Sunday, July 24, 2011

Difficult questions...

This week, someone asked the question, “Why not just provide the cost for medical care in country and let children stay with the foster families who love them?”  Since I had pondered this as well, I thought I’d share my response:

Both of our daughters are from foster homes that at least the littlest one does not want to leave. If it were just the medical issues, then I agree that it would be better to allow them to stay with those they love. But there are other things to consider.

Often children are returned to the orphanage later in life for various reasons - including changes in the foster family, cost of schooling them, etc. , which makes it very difficult for them to find families. In our one daughter's case, she is a likely candidate for a syndrome that presents degenerative illness
later in life - and that diagnosis is likely why many have overlooked her file. Foster families may be surprised when an otherwise healthy looking child begins to develop problems they didn't anticipate - or can't cope with - and the child may be returned to the orphanage.

Most importantly in my mind, is the ongoing view of orphans in society. "Luck" is a prevailing virtue to many, and an orphan is considered "unlucky" - not someone you'd welcome as an inlaw or worker. With competition for work fierce, visually disabled children will be less likely to make the cut - making their
future dim. While their foster families may love them, the child will eventually have to make their own way - and there are few opportunities without good schooling and connections.

Last but not least -my youngest daughter came from a foster family who took good care of her. She knew, however, that she was not on the same footing as their biological children. She has never looked back. I don't think this will be the case with our newest daughters - but it is true nonetheless. They have no legal protection, family name, or standing as joint heirs - theirs is a precarious existence dependent on the goodwill and continued health of their benefactors.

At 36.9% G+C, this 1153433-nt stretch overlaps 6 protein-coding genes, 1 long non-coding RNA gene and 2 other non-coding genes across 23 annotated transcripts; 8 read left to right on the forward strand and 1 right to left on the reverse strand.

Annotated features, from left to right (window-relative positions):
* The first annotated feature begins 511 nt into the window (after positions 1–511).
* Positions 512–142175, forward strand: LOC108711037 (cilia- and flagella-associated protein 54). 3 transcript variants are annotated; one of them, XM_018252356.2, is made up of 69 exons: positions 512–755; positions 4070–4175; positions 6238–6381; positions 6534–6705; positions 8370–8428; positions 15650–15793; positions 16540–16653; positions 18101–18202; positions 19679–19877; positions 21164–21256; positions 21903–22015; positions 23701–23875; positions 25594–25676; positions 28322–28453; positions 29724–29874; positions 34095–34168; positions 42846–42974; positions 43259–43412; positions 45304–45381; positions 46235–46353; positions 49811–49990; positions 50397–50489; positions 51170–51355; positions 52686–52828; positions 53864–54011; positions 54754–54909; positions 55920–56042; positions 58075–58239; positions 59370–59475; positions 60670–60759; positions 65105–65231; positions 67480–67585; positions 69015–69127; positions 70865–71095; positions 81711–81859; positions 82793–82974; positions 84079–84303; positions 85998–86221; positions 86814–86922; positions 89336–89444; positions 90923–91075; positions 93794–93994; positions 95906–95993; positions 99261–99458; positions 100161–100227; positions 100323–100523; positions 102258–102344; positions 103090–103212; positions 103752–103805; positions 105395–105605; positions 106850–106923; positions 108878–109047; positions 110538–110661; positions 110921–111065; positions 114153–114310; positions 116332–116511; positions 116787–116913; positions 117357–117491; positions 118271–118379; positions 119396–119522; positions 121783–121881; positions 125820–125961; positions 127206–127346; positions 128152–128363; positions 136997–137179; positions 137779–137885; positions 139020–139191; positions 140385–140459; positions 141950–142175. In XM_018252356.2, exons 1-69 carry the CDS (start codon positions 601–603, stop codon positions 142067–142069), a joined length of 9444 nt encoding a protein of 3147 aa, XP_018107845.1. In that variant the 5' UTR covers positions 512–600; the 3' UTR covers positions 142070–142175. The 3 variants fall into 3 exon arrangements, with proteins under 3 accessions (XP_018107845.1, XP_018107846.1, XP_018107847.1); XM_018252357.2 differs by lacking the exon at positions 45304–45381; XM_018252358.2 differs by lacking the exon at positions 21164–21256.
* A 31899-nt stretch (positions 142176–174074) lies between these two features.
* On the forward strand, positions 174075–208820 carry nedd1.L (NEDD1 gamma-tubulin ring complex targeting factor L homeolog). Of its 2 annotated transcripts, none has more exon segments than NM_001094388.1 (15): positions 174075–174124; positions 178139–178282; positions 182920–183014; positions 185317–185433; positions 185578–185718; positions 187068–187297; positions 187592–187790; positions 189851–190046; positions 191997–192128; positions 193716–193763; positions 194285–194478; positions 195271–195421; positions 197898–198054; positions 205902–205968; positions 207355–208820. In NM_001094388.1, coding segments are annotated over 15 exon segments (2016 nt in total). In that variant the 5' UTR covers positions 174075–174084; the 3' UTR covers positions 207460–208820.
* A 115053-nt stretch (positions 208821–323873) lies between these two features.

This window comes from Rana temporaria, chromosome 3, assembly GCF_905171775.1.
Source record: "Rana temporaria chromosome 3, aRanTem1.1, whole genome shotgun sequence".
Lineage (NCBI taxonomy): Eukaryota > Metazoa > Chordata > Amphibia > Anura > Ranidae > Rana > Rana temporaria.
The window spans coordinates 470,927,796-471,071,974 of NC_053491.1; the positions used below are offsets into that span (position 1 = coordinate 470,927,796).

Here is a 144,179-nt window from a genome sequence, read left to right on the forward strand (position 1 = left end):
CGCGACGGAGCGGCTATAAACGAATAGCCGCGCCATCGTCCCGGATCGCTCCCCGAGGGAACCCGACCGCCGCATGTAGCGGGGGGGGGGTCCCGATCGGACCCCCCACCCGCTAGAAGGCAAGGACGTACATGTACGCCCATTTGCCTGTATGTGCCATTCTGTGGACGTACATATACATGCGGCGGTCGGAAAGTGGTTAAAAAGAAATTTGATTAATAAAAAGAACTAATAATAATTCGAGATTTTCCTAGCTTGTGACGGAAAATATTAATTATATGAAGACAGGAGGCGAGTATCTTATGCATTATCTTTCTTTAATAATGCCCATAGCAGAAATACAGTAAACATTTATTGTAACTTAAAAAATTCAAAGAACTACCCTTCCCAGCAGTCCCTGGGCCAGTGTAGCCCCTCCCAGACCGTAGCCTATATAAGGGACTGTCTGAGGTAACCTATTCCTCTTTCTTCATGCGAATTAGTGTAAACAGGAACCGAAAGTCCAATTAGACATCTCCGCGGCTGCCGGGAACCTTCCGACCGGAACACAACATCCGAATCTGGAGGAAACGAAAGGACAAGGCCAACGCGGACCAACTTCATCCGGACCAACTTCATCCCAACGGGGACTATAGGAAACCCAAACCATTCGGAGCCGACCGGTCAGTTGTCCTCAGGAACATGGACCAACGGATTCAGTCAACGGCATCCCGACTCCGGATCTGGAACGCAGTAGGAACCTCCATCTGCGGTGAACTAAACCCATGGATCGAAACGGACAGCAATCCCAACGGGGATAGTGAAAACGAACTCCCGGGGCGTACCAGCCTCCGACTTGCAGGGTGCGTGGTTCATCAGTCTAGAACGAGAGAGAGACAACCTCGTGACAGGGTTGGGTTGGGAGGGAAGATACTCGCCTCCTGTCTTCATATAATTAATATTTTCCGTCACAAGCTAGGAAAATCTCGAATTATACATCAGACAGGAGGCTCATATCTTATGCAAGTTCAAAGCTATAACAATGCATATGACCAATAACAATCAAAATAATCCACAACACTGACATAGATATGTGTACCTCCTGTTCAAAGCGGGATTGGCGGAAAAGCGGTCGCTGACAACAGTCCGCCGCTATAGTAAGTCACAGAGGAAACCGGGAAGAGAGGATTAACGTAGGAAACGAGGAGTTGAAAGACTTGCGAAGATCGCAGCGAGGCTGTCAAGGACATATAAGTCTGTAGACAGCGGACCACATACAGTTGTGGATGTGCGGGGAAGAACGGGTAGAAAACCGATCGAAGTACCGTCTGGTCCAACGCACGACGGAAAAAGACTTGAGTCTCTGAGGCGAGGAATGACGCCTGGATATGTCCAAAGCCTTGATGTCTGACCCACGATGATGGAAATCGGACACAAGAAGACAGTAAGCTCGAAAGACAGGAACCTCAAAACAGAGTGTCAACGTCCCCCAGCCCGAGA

We know they will not see it this way - and expect they will grieve deeply. In this current reality, however, it is the best for them and their futures.

Blessings, Kim

He predestined us for adoption as sons through Jesus Christ, according to the purpose of his will...
Ephesians 1:5


  1. Kim,
    That is a great explanation. Unlucky is just how these precious kids are viewed. But on the other side of that big blue ocean are families that are hoping and praying to be the lucky family to be blessed by calling one of these children their own.
    Ever once in a while I get some obscure questions that render me somewhat speechless. And for me that is shocking :) I always think about the answer so I am ready next time:)

  2. I agree, Nicole! These little ones are hidden treasures just waiting to be found - I never get over how lucky we are to be blessed with them. :)

  3. Also, many, many times, the foster families are either not allowed to adopt their foster children or just decline to do so. Adoption in most cases is the best thing for the future of these kiddos. Like it or not, most of the time, their futures are much better here.

  4. This is a great explanation Kim! None of our 5 were ever in foster care (maybe Raegan briefly as a smaller infant) so I've not had to consider much what questions people may have about removing a child who, for the moment, "seems" happily placed in a foster family. I can now see how adopting a child in an orphanage vs a foster home could raise different questions...good to read a great answer should we ever be in that situation!! :)

    Blessings, Jennifer